• Learn to make informal forecasts – in direct contrast to most business people. Unfortunately, almost everyone working in HR focuses on either the past or today’s issues. So you will stand out if you occasionally forecast potential risks and what is likely to happen in the near future in your team or company. You can get help in forecasting by tracking what is happening and being planned at the most advanced and fastest moving companies in your industry. Your company’s strategic business planners can also be helpful.
  • Continually learn the best practices in your function – because it’s still important to be a tactical expert in your HR functional area. It’s important to set aside time each week to learn about the “best and next practices” in HR and those best practices in business areas that might be transferable to HR. One of the best ways to learn fast and with less effort is by building your own informal “learning network” with five other HR professionals with similar learning interests.
  • Identify which jobs have the highest business impact – everyone in HR but especially those in recruiting. Need to know which jobs have been prioritized because of their increased business impact. So identify those priorities or convince your hiring managers to prioritize their job based on their business impact.
  • Learn how to create a process map – very little impresses both executives and engineers as fast as presenting a well-done, comprehensive process map. So learn from project managers how to develop and present at least one of them.
  • Gradually shift your language so that it becomes more strategic – and finally, you must consciously change your language so that it is less HR-centric and more strategic and businesslike. That new language should include using more strategic terminology. Which would include using phrases that include numeric business impacts (Example – “Our new recruiting process with AI will hire an additional 20 salespeople over last year, and each will sell 150,000 dollars more during their first year.” Your new language should also avoid the use of any “bad language.” Which often includes these words/phrases (basically, a lot, I believe/think, I tried, I’m not going to lie, and I’m risk-averse). Learn how to talk strategically here.

Final Thoughts

Over the years whenever I have been asked to describe myself, I have always stated without hesitation that “I am a businessperson that happens to be working in HR.” I always emphasize my business knowledge and experience. First, the data reveals that it is #1 factor that leads to becoming a top performer in HR. But also, like it or not, I have discovered that many executives don’t fully respect those who work in administrative or overhead functions. But also because I have found that most executives self-identify as business people who talk about and work on strategic business problems every day.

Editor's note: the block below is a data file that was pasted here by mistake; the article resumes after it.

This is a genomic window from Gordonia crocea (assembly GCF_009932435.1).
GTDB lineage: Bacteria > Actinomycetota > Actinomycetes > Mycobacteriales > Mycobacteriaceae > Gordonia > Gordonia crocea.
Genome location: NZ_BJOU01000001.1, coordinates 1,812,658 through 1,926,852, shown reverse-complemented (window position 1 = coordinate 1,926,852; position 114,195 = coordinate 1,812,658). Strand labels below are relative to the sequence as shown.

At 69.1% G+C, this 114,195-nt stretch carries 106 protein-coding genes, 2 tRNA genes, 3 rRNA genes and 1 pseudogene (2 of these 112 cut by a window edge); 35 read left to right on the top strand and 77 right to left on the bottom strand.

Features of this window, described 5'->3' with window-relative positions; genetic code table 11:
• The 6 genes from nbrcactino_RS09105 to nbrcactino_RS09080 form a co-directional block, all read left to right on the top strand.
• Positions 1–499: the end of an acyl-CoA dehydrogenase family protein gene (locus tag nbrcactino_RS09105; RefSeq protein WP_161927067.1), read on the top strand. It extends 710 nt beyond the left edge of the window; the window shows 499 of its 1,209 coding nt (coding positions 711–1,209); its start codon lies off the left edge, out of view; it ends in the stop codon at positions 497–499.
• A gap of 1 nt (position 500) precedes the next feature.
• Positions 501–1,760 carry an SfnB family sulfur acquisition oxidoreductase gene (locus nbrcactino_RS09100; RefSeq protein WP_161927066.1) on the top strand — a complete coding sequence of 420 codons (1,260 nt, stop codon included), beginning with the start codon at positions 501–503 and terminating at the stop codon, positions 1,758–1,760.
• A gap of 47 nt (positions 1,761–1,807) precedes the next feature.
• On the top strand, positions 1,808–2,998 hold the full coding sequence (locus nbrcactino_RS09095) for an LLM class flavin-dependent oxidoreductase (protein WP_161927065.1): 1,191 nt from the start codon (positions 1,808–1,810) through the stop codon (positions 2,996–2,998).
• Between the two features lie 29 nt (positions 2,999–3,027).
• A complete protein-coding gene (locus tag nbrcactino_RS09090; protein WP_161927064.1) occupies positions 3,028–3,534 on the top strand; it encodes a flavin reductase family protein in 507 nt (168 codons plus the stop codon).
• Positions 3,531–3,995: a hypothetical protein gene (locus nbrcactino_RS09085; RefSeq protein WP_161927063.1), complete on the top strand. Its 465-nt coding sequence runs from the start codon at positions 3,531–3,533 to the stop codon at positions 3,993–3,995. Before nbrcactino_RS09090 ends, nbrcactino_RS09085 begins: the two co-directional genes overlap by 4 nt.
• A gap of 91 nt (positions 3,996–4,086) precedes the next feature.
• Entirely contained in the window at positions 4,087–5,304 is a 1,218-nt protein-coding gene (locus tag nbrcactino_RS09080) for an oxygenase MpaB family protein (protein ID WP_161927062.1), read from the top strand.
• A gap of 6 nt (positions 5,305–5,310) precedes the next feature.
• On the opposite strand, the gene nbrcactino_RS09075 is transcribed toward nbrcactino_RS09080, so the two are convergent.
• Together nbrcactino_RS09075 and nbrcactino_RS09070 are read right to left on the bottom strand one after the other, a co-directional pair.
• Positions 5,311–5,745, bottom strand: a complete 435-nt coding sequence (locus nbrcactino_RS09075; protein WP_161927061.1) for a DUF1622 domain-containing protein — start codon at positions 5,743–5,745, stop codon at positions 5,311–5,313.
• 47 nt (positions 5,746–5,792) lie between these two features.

Executives almost always differ from those in HR. By being data-driven, fast-moving aggressive, and competitive risk-takers that love winning and hate losing. I have also discovered that all high-level business people love numbers, precision, and accountability measures. So whether you simply want to get executives to even listen to you. Or if you someday want to become an executive yourself. I find that those in HR often need to pleasantly surprise executives and managers by emulating their “businesslike talk and action.” Which often includes using strategic language. But it also includes talking about strategic goals and problems, a focus on metrics, numbers, and dollars, and a never-ending emphasis on gaining a competitive advantage. 

And by the way, it’s not just an important thing to do. It is literally the most important thing you can do to accelerate your career movement while in HR. And of course, it is essential if you ever want to be promoted into a business unit where all of the real money and power resides.

Author’s Note

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About Dr John Sullivan

Dr John Sullivan is an internationally known HR thought-leader from the Silicon Valley who specializes in providing bold and high business impact; strategic Talent Management solutions to large corporations.